Pairs of black-necked storks bond for several years, possibly for life, and remain together during the non-breeding season, maintaining and defending discrete territories (2) (4) (8). Thus, courtship displays are minimal, occasionally consisting of some bowing and clapping of bills (2), and mating usually occurs at the nest (4). Two to four white, conical eggs are laid and incubated by both parents, which also share the role of caring for the chicks once hatched (2). Birds studied in India started breeding immediately after the monsoon in September, with most chicks hatching by mid-January and fledging by mid-March. Young birds usually remained on their natal territories for 14 to 18 months, with some remaining up to 28 months (9).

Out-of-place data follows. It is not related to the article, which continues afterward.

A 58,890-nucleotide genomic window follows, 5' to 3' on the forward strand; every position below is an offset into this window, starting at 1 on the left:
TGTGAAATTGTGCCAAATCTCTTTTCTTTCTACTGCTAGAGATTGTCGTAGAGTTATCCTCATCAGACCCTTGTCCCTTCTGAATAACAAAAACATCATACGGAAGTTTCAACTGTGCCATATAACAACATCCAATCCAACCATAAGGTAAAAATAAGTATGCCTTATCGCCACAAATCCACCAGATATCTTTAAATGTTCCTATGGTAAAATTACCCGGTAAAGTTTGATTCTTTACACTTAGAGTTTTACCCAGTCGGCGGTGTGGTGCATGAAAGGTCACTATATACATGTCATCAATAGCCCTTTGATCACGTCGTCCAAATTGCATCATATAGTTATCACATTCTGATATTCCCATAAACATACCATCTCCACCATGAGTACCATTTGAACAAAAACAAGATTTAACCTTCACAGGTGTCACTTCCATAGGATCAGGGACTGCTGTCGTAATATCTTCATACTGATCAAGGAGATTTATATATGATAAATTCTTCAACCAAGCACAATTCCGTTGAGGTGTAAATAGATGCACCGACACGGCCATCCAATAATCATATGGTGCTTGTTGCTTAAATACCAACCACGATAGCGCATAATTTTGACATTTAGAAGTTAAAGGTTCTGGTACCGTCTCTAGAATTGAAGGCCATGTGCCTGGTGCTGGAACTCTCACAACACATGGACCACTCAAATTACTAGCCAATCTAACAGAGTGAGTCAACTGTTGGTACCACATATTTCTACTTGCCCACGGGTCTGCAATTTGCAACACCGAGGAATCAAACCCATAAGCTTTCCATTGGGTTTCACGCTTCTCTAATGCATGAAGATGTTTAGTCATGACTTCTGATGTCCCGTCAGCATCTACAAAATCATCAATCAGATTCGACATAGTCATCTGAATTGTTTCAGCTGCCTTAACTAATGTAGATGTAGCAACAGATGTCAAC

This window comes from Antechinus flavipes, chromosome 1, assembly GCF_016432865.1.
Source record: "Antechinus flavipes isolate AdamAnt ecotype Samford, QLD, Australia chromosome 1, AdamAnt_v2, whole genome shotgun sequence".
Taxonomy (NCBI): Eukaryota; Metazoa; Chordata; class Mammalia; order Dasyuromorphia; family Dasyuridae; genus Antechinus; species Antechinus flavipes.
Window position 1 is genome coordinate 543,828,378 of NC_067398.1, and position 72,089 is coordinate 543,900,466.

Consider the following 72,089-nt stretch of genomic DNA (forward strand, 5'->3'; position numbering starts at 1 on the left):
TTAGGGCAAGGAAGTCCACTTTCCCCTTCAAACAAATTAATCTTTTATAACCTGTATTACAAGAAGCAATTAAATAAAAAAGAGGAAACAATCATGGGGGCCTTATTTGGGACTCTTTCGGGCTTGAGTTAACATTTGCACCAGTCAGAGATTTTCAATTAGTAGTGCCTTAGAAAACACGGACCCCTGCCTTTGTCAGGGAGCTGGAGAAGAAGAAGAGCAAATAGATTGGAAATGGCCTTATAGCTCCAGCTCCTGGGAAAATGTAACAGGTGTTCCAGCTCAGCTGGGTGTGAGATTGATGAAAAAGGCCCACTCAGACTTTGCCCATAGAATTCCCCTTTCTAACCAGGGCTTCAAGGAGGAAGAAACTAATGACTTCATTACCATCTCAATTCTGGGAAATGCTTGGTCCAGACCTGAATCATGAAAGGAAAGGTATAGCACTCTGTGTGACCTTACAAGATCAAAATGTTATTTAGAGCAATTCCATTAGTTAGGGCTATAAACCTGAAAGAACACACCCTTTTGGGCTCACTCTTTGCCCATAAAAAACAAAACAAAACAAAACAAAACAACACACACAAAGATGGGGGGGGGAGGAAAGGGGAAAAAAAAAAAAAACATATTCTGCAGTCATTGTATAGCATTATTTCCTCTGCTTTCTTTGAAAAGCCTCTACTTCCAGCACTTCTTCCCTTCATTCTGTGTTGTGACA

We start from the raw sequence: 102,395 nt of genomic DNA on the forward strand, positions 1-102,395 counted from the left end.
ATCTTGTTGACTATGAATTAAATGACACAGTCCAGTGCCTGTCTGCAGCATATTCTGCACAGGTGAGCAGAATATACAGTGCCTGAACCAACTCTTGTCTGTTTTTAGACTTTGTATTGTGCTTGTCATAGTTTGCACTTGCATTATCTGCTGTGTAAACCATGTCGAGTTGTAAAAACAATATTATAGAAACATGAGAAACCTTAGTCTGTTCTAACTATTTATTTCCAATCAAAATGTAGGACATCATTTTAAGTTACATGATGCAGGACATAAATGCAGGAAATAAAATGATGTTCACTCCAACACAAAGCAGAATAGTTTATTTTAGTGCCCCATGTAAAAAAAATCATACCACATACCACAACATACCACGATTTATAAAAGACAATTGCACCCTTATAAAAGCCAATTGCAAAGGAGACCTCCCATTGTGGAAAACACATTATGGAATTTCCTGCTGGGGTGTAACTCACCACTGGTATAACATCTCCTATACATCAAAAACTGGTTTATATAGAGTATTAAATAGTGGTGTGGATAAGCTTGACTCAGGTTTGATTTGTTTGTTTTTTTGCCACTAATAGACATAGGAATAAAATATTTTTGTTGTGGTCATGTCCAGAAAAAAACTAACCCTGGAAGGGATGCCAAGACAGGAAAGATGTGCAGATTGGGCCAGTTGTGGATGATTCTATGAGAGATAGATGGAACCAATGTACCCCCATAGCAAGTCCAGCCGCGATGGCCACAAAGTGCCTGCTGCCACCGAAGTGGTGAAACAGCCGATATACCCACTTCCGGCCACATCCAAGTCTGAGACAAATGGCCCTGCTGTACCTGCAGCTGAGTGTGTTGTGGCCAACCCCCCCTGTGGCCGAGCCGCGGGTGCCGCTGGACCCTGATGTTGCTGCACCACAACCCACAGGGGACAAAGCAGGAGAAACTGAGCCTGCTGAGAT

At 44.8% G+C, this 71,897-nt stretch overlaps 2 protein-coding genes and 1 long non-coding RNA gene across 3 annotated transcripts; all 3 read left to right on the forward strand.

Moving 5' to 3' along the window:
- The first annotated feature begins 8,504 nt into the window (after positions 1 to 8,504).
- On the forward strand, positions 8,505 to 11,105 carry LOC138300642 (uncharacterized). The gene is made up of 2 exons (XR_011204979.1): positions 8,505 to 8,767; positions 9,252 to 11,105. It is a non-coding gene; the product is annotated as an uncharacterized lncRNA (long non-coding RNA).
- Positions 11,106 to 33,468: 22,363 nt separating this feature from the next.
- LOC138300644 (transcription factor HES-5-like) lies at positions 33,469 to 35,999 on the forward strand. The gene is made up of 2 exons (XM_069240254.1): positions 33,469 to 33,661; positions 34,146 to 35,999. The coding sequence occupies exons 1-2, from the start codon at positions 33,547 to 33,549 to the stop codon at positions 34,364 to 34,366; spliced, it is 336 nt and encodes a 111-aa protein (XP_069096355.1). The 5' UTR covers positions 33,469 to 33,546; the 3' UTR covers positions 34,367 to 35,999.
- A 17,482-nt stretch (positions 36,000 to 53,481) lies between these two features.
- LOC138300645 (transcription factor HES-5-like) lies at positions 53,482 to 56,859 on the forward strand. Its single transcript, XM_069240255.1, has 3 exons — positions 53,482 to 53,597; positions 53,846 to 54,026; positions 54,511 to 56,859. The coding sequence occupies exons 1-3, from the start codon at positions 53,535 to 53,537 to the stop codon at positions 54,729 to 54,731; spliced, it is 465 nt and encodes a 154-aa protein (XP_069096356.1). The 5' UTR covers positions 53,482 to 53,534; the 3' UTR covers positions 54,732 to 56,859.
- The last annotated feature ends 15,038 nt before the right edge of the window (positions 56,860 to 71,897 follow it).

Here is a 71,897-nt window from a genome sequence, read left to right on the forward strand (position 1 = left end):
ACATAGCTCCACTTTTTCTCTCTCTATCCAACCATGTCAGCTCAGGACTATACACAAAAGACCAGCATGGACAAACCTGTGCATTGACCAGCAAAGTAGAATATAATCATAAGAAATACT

The black-necked stork has a carnivorous diet, feeding on a wide range of items, including fish, small crustaceans, amphibians, large insects, birds, lizards, snakes, turtles and rodents (2) (3) (10).